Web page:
One of the bigger problems happens when it comes to playing the hard totals of 12 through 16. The research that was done for the article indicates that players, even if they know a Basic Strategy, very often fail to hit their hand in accordance with it because they fear busting out before the dealer has an opportunity to play his hand out. There are a couple of principal reasons for this. One is that the player’s mindset is that it is worse to bust than to hold out and lose to the dealer’s better hand, since the dealer’s draw is something that is completely out of the player’s control. And then there is that desire to stand pat in order to keep one’s winning hopes alive for as long as possible, and therefore they do nothing and wait for the dealer to make a move. As you already know from reading any responsible blackjack source, even with the worst upcards possible (5 or 6), the dealer will only bust 42%-43% of the time, so it is patently obvious that doing nothing is not a wise strategy at all.

Here’s another myth – that luck always seems to run in streaks. This idea sometimes leads to the player increasing bets after wins and decreasing after losses. On the other hand, there is a school of thought many people subscribe to which advocates increasing (usually doubling) bets after losing, and decreasing after wins. This is all based on an interpretation of the so-called “law of averages” which theorizes that sooner or later you would have to win. There is a familiar name for this betting strategy – the “Martingale,” and most people can tell you that it can easily lead to ruin, since it’s quite possible to keep losing hands and soon be over the house limit, paralyzing the system and one’s session at the same time.

Don’t get paralyzed. Take note of where the psychological obstacles can be, and do your utmost to overcome them.

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New Game: Secret Garden

May 1st, 2008

“SECRET GARDEN” OFFERS FERTILE TERRITORY FOR WINNING AT SUPERIOR CASINO

Lots of people who own a home have a garden. But it’s likely you’ve never found one quite as fertile as the “Secret Garden” that’s available at Superior Casino.

The brand new 20-line, five-reel video slot game with a lush, green ambiance, designed and powered by Rival Gaming, offers the player quite a few ways to win. For example, play one to ten coins and hit five squirrels in a payline to get a 350-unit return. That’s hardly “nuts.” Or if you really want to get lucky, hit five “rose” icons and we can guarantee pocket 500 units, which isn’t being too flowery in the least (all wins multiplied by coins staked per line).

And we’re saving the best for last. Be on the lookout for the “Scatter” icons, which can help your bankroll “grow” in ways you may have never thought possible. Scoring three Scatters on any one spin will produce 20 free spins. Four Scatters return 30 free spins; get five on the board and receive 50 free spins (all with a 2x multiplier). That’s a great way to bring your play to a new level. And as if you needed any further proof that this game is not “for the birds,” they’re wild – get five of them in a line and you’re staring a 5000-unit payoff in the face.

But even that doesn’t compare with the rewards that are in store when you pull up three or more “Master Key” icons in one spin, which puts you right into the “Explore the Secret” bonus round, where you can win as much as you can collect. That’s what we call a big potential harvest!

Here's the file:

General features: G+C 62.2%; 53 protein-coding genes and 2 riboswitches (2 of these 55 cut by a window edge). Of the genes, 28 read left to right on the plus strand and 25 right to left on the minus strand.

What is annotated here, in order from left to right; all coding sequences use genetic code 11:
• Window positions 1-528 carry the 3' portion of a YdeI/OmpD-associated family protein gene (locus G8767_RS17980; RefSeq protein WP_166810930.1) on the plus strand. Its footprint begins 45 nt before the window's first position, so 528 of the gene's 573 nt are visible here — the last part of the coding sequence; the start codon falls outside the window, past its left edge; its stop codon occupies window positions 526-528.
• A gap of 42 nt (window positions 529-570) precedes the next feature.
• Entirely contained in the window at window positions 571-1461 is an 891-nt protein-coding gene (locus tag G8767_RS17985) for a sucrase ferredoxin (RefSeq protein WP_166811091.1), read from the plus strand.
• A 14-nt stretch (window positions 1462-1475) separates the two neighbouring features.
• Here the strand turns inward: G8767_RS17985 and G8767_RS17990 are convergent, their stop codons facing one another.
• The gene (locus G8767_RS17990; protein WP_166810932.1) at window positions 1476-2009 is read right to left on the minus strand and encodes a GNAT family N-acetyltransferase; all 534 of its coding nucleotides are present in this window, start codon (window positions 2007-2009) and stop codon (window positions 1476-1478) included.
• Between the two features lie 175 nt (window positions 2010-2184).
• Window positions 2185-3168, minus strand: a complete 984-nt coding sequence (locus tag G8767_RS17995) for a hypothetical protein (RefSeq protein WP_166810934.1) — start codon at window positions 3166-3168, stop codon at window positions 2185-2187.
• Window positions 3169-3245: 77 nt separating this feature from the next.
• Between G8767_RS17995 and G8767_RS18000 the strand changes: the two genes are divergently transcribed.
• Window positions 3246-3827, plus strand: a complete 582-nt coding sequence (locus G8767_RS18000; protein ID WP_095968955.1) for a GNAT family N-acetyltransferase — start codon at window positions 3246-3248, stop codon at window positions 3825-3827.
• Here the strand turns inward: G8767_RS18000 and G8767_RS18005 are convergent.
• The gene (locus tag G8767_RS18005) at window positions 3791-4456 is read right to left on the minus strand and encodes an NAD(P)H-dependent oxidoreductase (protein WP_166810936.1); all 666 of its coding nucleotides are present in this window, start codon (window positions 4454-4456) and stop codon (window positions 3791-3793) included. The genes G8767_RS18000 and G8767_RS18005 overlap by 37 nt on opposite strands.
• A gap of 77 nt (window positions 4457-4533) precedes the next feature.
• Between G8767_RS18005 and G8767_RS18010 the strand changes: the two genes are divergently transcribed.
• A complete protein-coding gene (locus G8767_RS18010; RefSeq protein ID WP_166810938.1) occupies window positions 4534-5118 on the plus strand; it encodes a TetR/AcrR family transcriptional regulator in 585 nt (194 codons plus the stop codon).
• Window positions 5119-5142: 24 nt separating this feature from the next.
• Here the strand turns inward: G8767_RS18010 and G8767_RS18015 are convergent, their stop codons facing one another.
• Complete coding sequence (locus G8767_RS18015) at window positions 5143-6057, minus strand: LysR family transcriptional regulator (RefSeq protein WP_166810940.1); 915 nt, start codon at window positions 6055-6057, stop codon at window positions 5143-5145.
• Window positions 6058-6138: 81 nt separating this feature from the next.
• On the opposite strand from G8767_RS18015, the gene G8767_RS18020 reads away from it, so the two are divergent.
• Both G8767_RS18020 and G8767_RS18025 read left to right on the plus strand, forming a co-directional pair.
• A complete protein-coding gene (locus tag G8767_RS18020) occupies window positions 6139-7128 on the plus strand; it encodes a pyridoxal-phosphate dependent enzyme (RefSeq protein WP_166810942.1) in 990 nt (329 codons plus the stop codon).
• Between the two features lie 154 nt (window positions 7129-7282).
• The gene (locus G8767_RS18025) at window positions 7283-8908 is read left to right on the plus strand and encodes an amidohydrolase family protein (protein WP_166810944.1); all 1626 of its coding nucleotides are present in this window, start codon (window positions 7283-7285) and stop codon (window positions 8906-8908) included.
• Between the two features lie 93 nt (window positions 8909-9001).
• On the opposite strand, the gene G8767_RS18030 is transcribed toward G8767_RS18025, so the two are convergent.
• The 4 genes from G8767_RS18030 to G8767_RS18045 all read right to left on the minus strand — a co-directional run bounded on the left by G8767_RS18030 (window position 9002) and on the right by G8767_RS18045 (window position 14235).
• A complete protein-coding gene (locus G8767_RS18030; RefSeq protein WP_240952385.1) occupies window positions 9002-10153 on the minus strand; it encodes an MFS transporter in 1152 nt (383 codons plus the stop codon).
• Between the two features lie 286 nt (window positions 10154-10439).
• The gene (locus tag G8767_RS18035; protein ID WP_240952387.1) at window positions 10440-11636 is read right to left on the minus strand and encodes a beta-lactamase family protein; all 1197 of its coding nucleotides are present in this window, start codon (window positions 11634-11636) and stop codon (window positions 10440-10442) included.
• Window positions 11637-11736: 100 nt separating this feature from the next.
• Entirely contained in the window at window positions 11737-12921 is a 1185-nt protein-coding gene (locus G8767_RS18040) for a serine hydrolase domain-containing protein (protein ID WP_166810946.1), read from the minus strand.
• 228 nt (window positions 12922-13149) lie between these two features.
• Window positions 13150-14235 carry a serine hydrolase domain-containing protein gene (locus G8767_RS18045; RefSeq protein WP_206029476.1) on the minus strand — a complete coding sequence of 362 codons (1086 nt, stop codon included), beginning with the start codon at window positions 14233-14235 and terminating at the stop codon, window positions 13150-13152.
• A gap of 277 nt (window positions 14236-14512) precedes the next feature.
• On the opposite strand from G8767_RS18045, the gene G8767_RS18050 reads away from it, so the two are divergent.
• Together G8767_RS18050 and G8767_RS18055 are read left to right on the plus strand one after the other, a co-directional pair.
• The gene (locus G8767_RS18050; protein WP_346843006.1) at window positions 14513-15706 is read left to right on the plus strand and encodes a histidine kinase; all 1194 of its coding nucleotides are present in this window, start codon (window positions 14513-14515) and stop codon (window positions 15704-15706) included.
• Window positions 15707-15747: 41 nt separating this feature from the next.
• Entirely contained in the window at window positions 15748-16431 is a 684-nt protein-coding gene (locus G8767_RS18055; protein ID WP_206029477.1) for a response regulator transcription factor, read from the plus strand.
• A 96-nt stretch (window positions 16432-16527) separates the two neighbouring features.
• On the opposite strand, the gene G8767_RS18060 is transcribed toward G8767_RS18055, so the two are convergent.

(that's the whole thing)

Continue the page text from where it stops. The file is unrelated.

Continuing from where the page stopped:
So maneuver that mouse with your “green thumb” and get ready to water those plants and bring them to life – you’ll know what we mean when you get into the game!

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HOW DID SLOT MACHINES GET THEIR START?

April 30th, 2008

HOW DID SLOT MACHINES GET THEIR START?
By Charles Jay

Over the years, slot machines have come to be known as a universal symbol for gambling; Most members of the general public only have to take one look at the machine itself and they will invariably identify it with the pastime. Indeed, the “one-armed bandit” has become a part of Americana.

The machine, of course, represents a game that is not only one of the most popular with players but has also become a cultural phenomenon.

So how did the slot machine get its start?

You’d have to go back all the way to the 19th Century.

A company called Sittman and Pitt – located in Brooklyn, New York – developed a machine in 1891, containing five “drums” with fifty card faces. In a way, you could equate it with a five-card stud game, where ultimately the best poker hand won.

The new machines met with tremendous popularity in hospitality establishments around New York City, and prizes were given out to winners by the bar and restaurant owners themselves because no money was paid directly out of the machine. Although it laid the groundwork for the development of the slot machine, it really was more like the predecessor of the video poker machine.

The slot machine, in the general way we are familiar with it, had its origin in the city of San Francisco, courtesy of Charles Fey, a mechanic who developed it in his humble shop. The San Francisco Chronicle documented a demonstration Fey made for this new machine in 1887, but exact reports are a little sketchy.

He used the term “slot machine” to describe the device, a designation which confused some people, since that was also the word used for a vending machine – the type that dispensed cigarettes, for example. It wasn’t long, however, before there was no mistaking it at all.

Fey was the inventor of the original three-reel slot machine. Those reels had ten different symbols on them – spades, diamonds and hearts were derived from card decks; there were also horseshoes and bells. And on each of the reels there appeared a cracked Liberty Bell symbol. because this was so identifiable, the machine came to be known as the “Liberty Bell machine.”

It process was familiar – the player put a coin into it, pulled a handle, and the reels started to move. They would stop automatically, and would pay off three in a row on the center line. The big payoff was achieved when three Liberty Bells in a row were realized, at which point the player got 50 cents for the effort.

Of course, it’s a little different today, with multiple paylines and the evolution of different symbols and icons and – with the I-Slots that have become a staple at Superior Casino – characters and storylines. But it all had to begin somewhere.

We’ll have more information on the history of slots as we progress. For now, log on to Superior Casinoand enjoy the great casino game in its state of the art!